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What are the consequences of deforestation?

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Introduction

CONSEQUENCES OF DEFORESTATION IN THE AMAZON What are the consequences of deforestation? * Mining on the scale seen in the Amazon will destroy and pollute vast areas of the natural environment. For example, the Carajas iron - project could create a mining complex the size of the UK and France combined. * Soil fertility will decrease and erosion increase. This will increase flooding and make farming difficult. * Some species of hardwood trees will become endangered. * The burning of rainforests will release more carbon into the atmosphere and contribute to global warming. * One half of the world's oxygen comes from the Amazon Basin. Less trees means less oxygen and more pollution. * The Amazon Basin could become a desert as fewer trees will drastically reduce the amount of water vapour entering the atmosphere. ...read more.

Middle

However, with the clearance of the forest, there is a loss of a protective cover for the soil. With deforestation, there will be a higher rate surface run off and these results in a higher rate of soil erosion and soil leaching. In soil erosion, the top soil is being removed or washed away by the higher surface run off. Soil leaching is a process by which nutrients are washed deeper into the soil and causes the top soil to become increasingly infertile over time. This, through soil erosion and soil leaching, the soil in the deforested area gradually loses its fertility. ; The nutrient cycle. INCREASE IN WATER POLLUTION AND FLOODING When the soil on cleared land begins to erode, more soil is washed into the rivers. ...read more.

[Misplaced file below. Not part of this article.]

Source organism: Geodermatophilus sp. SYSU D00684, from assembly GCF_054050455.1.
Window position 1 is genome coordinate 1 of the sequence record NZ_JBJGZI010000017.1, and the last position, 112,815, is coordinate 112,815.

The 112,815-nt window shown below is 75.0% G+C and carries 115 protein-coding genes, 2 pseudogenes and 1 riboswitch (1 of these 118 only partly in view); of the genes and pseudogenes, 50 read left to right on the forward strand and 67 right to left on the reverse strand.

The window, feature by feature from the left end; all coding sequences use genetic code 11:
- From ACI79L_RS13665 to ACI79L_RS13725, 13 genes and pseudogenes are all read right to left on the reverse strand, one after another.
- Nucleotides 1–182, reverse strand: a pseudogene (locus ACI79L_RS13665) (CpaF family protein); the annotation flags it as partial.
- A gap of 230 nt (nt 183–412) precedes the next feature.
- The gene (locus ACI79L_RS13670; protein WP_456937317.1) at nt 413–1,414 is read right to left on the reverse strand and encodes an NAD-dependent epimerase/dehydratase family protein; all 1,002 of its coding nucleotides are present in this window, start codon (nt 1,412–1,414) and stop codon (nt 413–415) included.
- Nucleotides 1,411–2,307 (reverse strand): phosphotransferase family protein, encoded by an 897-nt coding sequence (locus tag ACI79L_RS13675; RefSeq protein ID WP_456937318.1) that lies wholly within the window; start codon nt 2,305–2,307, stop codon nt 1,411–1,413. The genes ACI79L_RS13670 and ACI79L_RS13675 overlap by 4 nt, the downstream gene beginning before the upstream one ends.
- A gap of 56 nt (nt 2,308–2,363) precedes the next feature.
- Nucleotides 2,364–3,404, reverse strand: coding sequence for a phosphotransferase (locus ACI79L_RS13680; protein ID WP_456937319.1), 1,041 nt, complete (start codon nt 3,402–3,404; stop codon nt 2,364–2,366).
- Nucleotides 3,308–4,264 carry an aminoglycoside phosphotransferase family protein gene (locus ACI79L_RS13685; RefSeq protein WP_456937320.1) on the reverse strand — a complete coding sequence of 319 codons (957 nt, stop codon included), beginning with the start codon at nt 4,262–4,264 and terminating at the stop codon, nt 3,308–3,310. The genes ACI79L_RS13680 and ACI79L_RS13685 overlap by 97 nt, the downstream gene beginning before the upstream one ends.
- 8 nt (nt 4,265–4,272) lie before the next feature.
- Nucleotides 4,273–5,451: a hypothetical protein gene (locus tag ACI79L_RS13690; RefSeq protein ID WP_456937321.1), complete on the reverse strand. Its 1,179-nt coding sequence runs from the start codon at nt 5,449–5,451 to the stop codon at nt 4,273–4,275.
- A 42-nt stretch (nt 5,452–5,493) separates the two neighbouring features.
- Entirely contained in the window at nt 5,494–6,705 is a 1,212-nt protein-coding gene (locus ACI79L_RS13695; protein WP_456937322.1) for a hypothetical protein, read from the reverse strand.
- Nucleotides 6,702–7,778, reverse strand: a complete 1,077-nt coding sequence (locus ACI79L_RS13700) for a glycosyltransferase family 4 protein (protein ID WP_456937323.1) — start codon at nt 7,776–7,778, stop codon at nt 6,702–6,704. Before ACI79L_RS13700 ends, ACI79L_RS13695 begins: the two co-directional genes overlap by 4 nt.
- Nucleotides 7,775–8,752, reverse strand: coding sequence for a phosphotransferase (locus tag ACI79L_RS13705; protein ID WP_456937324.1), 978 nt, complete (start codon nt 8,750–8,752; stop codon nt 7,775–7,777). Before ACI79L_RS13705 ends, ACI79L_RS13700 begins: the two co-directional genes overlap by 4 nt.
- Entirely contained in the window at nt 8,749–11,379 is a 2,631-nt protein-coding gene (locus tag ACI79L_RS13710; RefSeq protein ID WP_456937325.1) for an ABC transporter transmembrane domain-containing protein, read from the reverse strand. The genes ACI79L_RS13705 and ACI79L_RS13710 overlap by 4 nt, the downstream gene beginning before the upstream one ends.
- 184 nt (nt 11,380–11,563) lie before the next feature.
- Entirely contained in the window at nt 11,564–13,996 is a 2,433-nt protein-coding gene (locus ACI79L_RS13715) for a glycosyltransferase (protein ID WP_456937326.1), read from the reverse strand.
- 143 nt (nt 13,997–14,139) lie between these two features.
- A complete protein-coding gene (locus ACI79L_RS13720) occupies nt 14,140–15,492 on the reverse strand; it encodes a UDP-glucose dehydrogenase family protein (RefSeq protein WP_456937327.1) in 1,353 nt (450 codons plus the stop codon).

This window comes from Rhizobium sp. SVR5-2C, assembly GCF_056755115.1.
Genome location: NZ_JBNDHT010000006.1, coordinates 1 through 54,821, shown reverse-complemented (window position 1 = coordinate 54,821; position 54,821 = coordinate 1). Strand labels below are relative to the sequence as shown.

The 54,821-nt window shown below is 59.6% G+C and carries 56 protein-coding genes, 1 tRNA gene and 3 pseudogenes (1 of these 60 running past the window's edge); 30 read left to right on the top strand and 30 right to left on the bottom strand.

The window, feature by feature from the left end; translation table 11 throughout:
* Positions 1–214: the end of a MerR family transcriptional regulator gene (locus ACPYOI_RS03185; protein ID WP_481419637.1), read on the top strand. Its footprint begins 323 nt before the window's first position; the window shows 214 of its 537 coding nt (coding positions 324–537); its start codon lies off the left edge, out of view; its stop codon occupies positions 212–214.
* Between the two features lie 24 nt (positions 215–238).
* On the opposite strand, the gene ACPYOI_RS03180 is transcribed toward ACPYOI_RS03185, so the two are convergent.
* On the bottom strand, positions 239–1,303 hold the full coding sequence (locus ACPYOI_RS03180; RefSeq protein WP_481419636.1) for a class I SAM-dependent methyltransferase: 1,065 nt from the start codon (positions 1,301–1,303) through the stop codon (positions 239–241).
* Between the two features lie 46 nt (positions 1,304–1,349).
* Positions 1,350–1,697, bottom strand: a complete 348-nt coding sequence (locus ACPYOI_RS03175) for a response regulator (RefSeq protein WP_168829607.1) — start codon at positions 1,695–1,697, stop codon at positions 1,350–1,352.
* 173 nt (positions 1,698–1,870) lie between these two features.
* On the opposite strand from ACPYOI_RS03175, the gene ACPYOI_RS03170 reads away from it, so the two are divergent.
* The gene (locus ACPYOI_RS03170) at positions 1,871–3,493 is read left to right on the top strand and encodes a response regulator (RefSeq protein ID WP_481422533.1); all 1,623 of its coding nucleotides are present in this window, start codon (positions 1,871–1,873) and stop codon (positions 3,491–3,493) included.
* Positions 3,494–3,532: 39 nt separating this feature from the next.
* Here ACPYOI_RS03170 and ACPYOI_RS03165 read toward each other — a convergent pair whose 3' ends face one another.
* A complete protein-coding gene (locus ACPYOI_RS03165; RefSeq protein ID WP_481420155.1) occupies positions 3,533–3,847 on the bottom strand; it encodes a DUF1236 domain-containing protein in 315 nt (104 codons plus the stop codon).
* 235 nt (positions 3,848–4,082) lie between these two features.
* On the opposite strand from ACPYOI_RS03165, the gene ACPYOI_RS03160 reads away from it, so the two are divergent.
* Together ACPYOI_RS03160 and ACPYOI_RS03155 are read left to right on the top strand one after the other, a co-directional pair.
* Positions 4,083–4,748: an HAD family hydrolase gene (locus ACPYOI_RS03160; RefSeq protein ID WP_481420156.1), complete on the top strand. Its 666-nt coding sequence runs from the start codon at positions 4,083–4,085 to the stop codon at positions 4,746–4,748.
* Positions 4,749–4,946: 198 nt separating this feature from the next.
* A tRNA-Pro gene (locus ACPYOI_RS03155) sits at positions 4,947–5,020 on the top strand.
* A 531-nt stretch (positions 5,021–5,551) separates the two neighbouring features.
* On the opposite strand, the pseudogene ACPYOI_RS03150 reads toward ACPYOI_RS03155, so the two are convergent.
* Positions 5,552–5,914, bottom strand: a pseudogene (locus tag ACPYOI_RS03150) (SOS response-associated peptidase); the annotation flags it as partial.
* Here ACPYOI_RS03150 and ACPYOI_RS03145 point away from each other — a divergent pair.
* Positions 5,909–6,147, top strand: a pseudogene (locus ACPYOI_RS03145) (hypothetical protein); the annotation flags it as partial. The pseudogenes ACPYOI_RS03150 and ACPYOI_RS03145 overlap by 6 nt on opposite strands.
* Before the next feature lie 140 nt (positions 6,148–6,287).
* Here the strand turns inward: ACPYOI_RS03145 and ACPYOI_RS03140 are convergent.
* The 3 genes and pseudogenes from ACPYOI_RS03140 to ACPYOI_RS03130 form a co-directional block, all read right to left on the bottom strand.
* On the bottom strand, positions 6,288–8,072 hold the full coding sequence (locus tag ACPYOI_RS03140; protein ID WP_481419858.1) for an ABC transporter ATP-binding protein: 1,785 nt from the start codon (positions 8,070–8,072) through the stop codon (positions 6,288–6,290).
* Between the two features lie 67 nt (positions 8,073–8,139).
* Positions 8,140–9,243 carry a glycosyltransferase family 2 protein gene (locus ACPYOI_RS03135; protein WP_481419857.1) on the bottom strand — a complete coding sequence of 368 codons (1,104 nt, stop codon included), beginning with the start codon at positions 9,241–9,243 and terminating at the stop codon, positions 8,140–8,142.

Conclusion

An example of a valuable plant species in the Amazon rainforest which faces extinction is the Cinchona tree, from which quinine is extracted for the treatment of malaria. Many animals die when he tropical rainforest is felled and burnt. Many others die because their natural habitat in the tropical rainforest has been destroyed. Over time, some animal species may become extinct. DESTRUCTION OF HABITAT AND CULTURE OF THE AMAZONIAN INDIANS The indigenous people of the Amazon Basin are the American Indians who are hunters and gatherers while others are shifting cultivators. They rely on the forest for their food, shelter and clothing. The extensive clearance of the tropical rainforest in the Amazon Basin has resulted in the destruction of their habitat and their traditional way of life or culture. When the tropical rainforest is cleared, they are forced to move out of the forest and many find it difficult to adapt to life outside the rainforest. ...read more.

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